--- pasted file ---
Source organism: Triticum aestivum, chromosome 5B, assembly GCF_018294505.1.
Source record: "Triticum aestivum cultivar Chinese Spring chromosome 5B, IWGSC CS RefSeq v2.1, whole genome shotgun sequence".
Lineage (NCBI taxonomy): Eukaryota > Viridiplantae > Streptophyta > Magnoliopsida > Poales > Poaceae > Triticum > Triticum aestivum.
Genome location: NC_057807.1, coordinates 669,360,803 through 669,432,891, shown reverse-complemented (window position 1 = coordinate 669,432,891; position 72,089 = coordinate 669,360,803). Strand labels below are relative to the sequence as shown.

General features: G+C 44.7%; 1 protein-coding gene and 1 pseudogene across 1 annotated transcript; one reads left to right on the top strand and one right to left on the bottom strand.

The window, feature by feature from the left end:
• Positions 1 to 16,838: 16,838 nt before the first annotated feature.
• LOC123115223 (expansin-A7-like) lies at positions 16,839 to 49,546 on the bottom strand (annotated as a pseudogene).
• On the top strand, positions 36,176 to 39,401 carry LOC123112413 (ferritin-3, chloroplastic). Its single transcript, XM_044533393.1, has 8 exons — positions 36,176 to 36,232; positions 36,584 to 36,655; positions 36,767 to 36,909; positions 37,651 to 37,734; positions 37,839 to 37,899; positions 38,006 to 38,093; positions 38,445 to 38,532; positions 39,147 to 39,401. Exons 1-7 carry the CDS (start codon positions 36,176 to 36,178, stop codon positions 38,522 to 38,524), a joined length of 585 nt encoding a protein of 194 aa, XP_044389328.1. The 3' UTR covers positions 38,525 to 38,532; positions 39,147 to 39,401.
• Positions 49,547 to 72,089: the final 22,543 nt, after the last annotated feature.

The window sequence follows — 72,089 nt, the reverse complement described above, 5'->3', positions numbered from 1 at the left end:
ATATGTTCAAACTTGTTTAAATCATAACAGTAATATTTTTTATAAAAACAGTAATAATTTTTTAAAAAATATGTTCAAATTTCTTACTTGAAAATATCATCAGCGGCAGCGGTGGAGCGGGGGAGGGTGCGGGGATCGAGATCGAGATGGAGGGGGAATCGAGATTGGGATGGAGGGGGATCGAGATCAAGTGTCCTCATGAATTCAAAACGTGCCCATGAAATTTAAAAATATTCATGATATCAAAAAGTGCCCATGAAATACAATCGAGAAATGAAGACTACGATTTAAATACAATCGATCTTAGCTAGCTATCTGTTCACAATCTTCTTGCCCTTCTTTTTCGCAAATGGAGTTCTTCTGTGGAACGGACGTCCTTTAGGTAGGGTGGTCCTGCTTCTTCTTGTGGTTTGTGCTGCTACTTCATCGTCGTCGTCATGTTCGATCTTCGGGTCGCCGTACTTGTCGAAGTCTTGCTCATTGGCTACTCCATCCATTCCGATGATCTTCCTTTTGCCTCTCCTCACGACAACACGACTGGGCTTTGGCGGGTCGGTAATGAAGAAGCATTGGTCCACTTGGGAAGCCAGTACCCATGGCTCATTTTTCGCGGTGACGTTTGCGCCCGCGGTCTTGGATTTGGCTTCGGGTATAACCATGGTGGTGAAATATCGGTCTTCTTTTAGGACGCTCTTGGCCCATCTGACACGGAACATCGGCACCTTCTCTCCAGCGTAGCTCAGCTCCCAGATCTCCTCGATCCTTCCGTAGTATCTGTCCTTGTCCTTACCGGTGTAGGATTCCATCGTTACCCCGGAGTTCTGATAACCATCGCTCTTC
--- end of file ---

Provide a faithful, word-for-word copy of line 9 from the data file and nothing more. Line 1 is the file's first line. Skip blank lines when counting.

• On the top strand, positions 36,176 to 39,401 carry LOC123112413 (ferritin-3, chloroplastic). Its single transcript, XM_044533393.1, has 8 exons — positions 36,176 to 36,232; positions 36,584 to 36,655; positions 36,767 to 36,909; positions 37,651 to 37,734; positions 37,839 to 37,899; positions 38,006 to 38,093; positions 38,445 to 38,532; positions 39,147 to 39,401. Exons 1-7 carry the CDS (start codon positions 36,176 to 36,178, stop codon positions 38,522 to 38,524), a joined length of 585 nt encoding a protein of 194 aa, XP_044389328.1. The 3' UTR covers positions 38,525 to 38,532; positions 39,147 to 39,401.